Stefanie Stantcheva, Assistant Professor of Economics, Harvard University.
Using newly collected cross-country survey and experimental data, we investigate how beliefs about intergenerational mobility affect preferences for redistribution in five countries: France, Italy, Sweden, U.K., and U.S.
Americans are more optimistic than Europeans about intergenerational mobility, and too optimistic relative to actual mobility. Our randomized treatment that shows respondents pessimistic information about mobility increases support for redistribution, mostly for equality of opportunity policies.
A strong political polarization exists: Left-wing respondents are more pessimistic about intergenerational mobility, their preferences for redistribution are correlated with their mobility perceptions, and they respond to pessimistic information by increasing support for redistribution. None of these apply to right-wing respondents, possibly because of their extremely negative views of government.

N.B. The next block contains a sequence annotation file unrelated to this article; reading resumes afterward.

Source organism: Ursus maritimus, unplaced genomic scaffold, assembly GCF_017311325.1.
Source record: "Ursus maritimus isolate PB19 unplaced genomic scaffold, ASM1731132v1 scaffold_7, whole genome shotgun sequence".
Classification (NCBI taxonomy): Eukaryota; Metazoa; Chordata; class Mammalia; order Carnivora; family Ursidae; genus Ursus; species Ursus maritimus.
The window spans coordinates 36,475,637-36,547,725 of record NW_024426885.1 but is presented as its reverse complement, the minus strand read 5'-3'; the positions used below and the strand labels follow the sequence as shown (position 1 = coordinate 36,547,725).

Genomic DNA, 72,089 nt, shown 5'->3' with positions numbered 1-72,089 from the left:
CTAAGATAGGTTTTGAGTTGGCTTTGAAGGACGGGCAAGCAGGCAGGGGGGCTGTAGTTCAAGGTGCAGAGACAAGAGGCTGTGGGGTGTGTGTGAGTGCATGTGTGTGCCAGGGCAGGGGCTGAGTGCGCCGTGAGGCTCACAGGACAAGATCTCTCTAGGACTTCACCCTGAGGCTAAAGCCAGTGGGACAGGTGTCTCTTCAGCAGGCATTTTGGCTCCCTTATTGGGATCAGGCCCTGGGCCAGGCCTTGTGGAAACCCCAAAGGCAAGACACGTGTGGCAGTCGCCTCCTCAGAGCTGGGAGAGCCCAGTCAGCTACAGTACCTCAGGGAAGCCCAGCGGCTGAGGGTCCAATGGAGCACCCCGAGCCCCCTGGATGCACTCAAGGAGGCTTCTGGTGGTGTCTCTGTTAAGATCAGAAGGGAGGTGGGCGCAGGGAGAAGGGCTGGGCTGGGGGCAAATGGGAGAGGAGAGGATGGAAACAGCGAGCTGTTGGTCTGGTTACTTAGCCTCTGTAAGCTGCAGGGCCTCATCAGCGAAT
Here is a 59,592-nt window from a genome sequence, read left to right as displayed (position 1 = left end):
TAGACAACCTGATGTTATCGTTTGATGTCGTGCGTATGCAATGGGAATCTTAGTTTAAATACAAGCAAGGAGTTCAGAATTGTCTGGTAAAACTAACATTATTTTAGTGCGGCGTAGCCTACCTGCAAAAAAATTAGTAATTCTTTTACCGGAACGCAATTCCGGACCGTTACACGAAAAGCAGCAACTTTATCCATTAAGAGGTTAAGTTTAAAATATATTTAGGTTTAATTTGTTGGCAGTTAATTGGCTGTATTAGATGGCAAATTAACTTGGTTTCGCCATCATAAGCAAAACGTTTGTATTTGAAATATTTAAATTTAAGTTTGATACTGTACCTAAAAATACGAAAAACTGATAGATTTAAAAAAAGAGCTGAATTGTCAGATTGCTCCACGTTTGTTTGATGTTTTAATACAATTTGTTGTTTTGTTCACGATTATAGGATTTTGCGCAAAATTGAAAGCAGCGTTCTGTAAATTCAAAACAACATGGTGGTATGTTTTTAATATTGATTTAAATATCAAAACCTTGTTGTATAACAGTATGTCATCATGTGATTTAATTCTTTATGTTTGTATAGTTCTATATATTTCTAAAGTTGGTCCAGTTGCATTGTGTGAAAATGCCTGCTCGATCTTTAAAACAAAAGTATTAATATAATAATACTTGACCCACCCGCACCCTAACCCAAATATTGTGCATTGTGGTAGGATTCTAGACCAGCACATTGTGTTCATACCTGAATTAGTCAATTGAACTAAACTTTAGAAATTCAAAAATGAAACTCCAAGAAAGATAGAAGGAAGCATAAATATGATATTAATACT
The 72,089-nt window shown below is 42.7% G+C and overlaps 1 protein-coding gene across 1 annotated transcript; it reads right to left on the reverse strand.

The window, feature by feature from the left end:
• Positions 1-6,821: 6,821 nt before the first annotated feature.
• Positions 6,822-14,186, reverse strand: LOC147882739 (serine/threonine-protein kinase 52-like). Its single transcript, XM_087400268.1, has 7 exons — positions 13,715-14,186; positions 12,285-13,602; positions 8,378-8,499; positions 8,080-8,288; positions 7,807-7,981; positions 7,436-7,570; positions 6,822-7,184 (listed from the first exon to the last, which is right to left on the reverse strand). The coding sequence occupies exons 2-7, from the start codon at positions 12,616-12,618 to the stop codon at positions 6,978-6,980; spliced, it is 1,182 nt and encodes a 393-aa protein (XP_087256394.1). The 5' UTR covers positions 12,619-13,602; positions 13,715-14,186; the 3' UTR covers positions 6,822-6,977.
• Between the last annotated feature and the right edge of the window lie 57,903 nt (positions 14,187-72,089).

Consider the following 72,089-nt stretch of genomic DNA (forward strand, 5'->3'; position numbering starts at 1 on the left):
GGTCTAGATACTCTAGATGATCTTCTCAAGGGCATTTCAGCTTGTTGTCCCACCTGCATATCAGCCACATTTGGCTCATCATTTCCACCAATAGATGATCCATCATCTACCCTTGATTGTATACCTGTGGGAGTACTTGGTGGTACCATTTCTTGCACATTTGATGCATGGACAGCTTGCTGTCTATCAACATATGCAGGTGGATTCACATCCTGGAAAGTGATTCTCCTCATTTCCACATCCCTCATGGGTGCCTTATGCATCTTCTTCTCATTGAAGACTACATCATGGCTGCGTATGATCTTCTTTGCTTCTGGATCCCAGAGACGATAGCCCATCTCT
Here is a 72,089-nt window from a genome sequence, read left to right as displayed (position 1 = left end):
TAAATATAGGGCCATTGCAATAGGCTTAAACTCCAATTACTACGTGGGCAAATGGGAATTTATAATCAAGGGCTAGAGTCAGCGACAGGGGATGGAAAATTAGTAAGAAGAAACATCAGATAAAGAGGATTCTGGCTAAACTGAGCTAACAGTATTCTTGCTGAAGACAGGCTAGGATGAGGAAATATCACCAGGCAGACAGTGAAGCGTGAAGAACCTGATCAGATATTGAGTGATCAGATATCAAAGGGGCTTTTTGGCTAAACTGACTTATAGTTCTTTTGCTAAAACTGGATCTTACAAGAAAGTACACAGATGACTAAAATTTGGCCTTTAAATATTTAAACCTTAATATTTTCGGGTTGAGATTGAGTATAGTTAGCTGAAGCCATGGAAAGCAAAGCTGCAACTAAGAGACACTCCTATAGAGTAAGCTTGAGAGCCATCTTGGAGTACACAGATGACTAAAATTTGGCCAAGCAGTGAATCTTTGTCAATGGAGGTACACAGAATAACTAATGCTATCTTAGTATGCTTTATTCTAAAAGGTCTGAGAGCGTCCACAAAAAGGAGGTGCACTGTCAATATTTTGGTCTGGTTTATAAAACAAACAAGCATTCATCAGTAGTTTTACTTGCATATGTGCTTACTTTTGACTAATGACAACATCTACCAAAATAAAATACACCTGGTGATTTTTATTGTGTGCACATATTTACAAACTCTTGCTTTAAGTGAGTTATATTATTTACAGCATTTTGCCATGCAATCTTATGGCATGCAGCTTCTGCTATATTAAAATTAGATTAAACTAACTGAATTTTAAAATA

About the speaker
Stefanie Stantcheva is an assistant professor in Economics at Harvard University. Her research focuses on the optimal design of the tax system, taking into account important labor market features, social preferences, and long-term effects such as human capital acquisition and innovation by people and firms. She is also interested in the empirical effects of taxation on inequality, top incomes, migration, human capital, and innovation.
She received her Ph.D. in Economics from MIT in 2014 and was a junior fellow at the Harvard Society of Fellows 2014-2016.
Learn more about Stantcheva's work